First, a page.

Lo Mein is versatile and easy to make. Make extra for a quick and tasty lunch of leftovers. This recipe calls for mirin, but if you don’t have it on hand you may use dry sherry, sweet Marsala wine, dry white wine, or rice vinegar. If you’re using white wine or rice vinegar you’ll need to add 1/2 teaspoon of sugar for every tablespoon that you use.
This popular Asian dish features dough that’s fried until golden brown with every slice full of flaky, crispy goodness.
This salad is as tasty as it is colorful!
Sambal is a fiery chili paste typically made from a mixture of a variety of chili peppers with additional flavorful ingredients. You can find sambal paste in the Asian section of your grocer. Add a kick to your vegetables and make my Sambal Sauce Green Beans this weekend.
Deli roast beef makes this salad super fast and easy. Ask for it to be sliced a little thicker, which allows it to hold up well in the salad. Leftover steak, chicken, salmon, or shrimp work equally well. The dressing can be made ahead of time and doubled or tripled to make future salad prep even faster. Fish sauce is a salty Asian condiment available in larger grocery stores, gourmet stores, and international markets.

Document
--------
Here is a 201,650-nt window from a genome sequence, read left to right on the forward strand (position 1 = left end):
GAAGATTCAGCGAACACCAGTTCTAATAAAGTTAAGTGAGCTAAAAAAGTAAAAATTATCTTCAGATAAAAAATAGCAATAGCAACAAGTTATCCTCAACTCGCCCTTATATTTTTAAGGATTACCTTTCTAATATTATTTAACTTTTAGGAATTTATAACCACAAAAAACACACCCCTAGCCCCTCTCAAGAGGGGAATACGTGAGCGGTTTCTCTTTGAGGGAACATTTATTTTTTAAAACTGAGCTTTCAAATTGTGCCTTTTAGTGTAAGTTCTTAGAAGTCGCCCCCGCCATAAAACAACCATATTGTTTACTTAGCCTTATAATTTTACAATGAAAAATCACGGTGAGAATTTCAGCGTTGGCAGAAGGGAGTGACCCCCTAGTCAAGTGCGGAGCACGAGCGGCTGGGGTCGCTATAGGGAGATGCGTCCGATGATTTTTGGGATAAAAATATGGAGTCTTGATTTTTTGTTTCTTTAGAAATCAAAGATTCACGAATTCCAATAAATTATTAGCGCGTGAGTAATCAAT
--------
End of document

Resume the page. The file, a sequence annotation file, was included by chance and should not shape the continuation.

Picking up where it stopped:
These savory pancakes are incredibly versatile. Serve as a snack, or make them as Asian inspired wraps for chicken or pork.
The wonderful thing about a stir fry is that you can substitute the vegetables you like most.
Why do we love teriyaki so much? Because when the salt-sugar-umami stars align, the result is a flavor sensation that no one can possibly resist. Forge that bottled corn syrup stuff and make your own teriyaki with only three ingredients (soy sauce, mirin, and sake).
I love the clean flavor and polished texture of white rice. In Japanese, the word for food is the same as the one for rice. Without it, a meal is not a meal. The real genius of rice is revealed when you think about it in reverse. Add just about anything to a bowl of rice and you’ve got dinner. Don’t think of it as a throwaway fill-you-up starch. Properly cooked rice is a study in subtlety and texture, to be mixed and matched at will.